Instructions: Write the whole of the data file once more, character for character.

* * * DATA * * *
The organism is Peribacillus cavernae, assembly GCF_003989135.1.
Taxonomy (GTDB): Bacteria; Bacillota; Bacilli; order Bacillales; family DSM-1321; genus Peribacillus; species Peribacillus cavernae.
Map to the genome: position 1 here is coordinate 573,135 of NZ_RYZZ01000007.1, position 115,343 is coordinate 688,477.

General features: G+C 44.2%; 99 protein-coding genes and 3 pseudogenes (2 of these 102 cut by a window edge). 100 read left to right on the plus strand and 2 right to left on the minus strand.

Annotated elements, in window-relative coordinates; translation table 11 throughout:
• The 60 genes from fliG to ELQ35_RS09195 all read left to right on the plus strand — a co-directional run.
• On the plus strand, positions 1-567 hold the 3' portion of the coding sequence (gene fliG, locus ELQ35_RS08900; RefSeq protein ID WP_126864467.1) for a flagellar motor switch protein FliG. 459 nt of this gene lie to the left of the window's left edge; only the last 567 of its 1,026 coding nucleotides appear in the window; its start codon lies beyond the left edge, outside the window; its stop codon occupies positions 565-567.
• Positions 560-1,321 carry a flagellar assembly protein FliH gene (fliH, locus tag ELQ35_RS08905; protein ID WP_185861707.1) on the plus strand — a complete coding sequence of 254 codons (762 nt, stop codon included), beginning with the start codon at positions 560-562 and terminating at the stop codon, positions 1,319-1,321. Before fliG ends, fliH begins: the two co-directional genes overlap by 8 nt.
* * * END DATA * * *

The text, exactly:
The organism is Peribacillus cavernae, assembly GCF_003989135.1.
Taxonomy (GTDB): Bacteria; Bacillota; Bacilli; order Bacillales; family DSM-1321; genus Peribacillus; species Peribacillus cavernae.
Map to the genome: position 1 here is coordinate 573,135 of NZ_RYZZ01000007.1, position 115,343 is coordinate 688,477.

General features: G+C 44.2%; 99 protein-coding genes and 3 pseudogenes (2 of these 102 cut by a window edge). 100 read left to right on the plus strand and 2 right to left on the minus strand.

Annotated elements, in window-relative coordinates; translation table 11 throughout:
• The 60 genes from fliG to ELQ35_RS09195 all read left to right on the plus strand — a co-directional run.
• On the plus strand, positions 1-567 hold the 3' portion of the coding sequence (gene fliG, locus ELQ35_RS08900; RefSeq protein ID WP_126864467.1) for a flagellar motor switch protein FliG. 459 nt of this gene lie to the left of the window's left edge; only the last 567 of its 1,026 coding nucleotides appear in the window; its start codon lies beyond the left edge, outside the window; its stop codon occupies positions 565-567.
• Positions 560-1,321 carry a flagellar assembly protein FliH gene (fliH, locus tag ELQ35_RS08905; protein ID WP_185861707.1) on the plus strand — a complete coding sequence of 254 codons (762 nt, stop codon included), beginning with the start codon at positions 560-562 and terminating at the stop codon, positions 1,319-1,321. Before fliG ends, fliH begins: the two co-directional genes overlap by 8 nt.